The company, its origination and function
For the benefit of new residents on the estate who may be unaware of the company's background. and function, the following brief information may prove helpful.
Local authority planning consent for the development of Gardenwood was granted subject to certain conditions being met, the primary one of which was that the development would be of an open plan nature. The developers were required to designate certain areas of land as 'amenity' areas and to cultivate these for development as natural park or woodland. The developers were also required to establish a separate company whose function it would be to maintain and control such amenity areas on completion of the estate.
This company, G.W. Resident Co. Ltd., was formed by A.J. Wait & Co. Ltd., in 1967, its directorate being members of their board. The areas were sub--contracted by Wait for turfing and tree planting and the company was formally handed over to a new board of directors who had to be residents of the estate and elected by the shareholders (owners of property on the estate) at the first annual general meeting of the company in March 1971.
A detailed explanation of the company, its functions, obligations and legal commitments, can be found in its Memorandum of Articles and Articles of Association, copies of which can be made available to any resident on request, for a nominal charge. For the sake of expediency however, the following salient points are outlined:
1) Each purchaser of a new house on the estate was contractually obliged to purchase ten £1 shares in G.W. Resident Co. Ltd., under a contract clause separate to that of actual house purchase.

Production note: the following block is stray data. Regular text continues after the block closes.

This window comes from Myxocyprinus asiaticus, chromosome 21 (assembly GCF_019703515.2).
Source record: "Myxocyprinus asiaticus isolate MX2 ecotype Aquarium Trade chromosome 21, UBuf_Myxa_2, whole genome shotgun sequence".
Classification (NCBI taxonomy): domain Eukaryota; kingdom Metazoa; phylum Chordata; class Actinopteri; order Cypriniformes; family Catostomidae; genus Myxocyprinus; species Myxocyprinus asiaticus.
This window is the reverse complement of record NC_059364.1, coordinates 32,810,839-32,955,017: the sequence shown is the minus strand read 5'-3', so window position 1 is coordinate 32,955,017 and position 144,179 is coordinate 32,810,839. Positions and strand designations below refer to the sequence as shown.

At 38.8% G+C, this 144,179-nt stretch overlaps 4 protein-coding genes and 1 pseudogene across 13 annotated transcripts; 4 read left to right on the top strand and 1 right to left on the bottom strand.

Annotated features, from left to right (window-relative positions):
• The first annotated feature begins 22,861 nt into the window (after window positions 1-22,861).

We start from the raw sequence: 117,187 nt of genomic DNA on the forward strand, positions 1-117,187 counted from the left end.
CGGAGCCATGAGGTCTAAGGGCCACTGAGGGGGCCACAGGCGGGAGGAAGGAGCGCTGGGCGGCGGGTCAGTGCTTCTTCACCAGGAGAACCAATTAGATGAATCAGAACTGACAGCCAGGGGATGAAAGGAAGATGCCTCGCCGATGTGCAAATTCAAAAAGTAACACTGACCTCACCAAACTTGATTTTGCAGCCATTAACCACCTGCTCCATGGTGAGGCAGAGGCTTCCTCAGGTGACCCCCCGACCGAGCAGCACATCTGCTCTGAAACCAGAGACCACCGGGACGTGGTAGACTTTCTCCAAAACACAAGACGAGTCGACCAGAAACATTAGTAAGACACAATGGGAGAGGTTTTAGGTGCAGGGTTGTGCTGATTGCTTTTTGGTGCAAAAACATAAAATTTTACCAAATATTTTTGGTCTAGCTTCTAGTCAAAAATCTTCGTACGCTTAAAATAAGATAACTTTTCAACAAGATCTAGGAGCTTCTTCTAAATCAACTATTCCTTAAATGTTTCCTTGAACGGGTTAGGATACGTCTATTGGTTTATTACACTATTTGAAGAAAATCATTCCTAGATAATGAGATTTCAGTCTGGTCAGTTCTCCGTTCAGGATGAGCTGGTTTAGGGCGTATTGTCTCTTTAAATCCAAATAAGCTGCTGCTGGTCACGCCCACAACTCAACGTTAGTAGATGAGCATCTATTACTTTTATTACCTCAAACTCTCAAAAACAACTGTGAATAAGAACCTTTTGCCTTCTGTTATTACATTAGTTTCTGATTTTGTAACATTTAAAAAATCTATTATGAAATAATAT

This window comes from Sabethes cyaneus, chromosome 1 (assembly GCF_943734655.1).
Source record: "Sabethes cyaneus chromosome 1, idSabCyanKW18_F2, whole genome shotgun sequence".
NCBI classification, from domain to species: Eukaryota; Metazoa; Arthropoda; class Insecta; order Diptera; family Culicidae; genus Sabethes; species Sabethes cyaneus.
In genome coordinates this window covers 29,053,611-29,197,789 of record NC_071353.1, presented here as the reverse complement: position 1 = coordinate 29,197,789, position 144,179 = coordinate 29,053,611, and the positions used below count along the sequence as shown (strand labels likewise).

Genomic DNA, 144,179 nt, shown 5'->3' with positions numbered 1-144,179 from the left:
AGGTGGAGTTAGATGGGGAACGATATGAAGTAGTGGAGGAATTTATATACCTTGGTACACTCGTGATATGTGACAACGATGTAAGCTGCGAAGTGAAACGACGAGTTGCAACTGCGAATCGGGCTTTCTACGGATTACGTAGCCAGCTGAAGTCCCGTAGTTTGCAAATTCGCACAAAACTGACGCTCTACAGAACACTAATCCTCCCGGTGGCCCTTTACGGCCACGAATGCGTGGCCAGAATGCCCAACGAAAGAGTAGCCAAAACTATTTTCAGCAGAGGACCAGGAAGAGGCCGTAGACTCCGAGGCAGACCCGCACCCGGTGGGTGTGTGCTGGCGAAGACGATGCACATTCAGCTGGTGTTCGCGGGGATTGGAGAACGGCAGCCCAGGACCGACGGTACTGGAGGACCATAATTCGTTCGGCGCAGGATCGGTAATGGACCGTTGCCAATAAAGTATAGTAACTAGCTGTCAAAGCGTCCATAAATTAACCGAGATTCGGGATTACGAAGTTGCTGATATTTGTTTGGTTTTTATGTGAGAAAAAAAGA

2) Resultant from the sale of all houses, a share capital of £4,000 was raised by A.J. Wait & Co. Ltd. and handed over to the new board of the company in 1971.
3) Any subsequent sale of properties from one occupier to another would necessitate the sale of ten £1 shares from the former to the new owner, in a similar manner to 1) above, with a share transfer certificate being issued to the new occupier by the company's secretary or solicitors acting on its behalf.
4) It would be the responsibility of the new board of directors to manage the affairs of the company on a non-profit basis, with a view to ensuring that its amenity areas were maintained and developed to the satisfaction, both of the directorate and the shareholders.
5) It would be the responsibility of the board to budget annually for amenity area maintenance and improvement.
6) It would be the responsibility of the board then to collect from each shareholder, the maintenance charge, to enable the company to carry out its agreed programme. These charges are made in arrears so that in December the invoice charge is made for that current year. Those paying by standing order pay on the 1st of July. All persons selling their homes and moving are reminded to cancel the standing order.
7) Any modification to housing to be approved by the board of directors
This, in essence, is the background of the company. Each and every one of us has entered into a contractual obligation on house purchase and we are legally committed to this obligation.
You have the assurance of your directors that they will do everything in their power to ensure that the annual maintenance charges are kept to as reasonable a figure as possible. We are only too aware of what current inflationary trends mean to our pockets and it will never be our intention to spend money indiscriminately.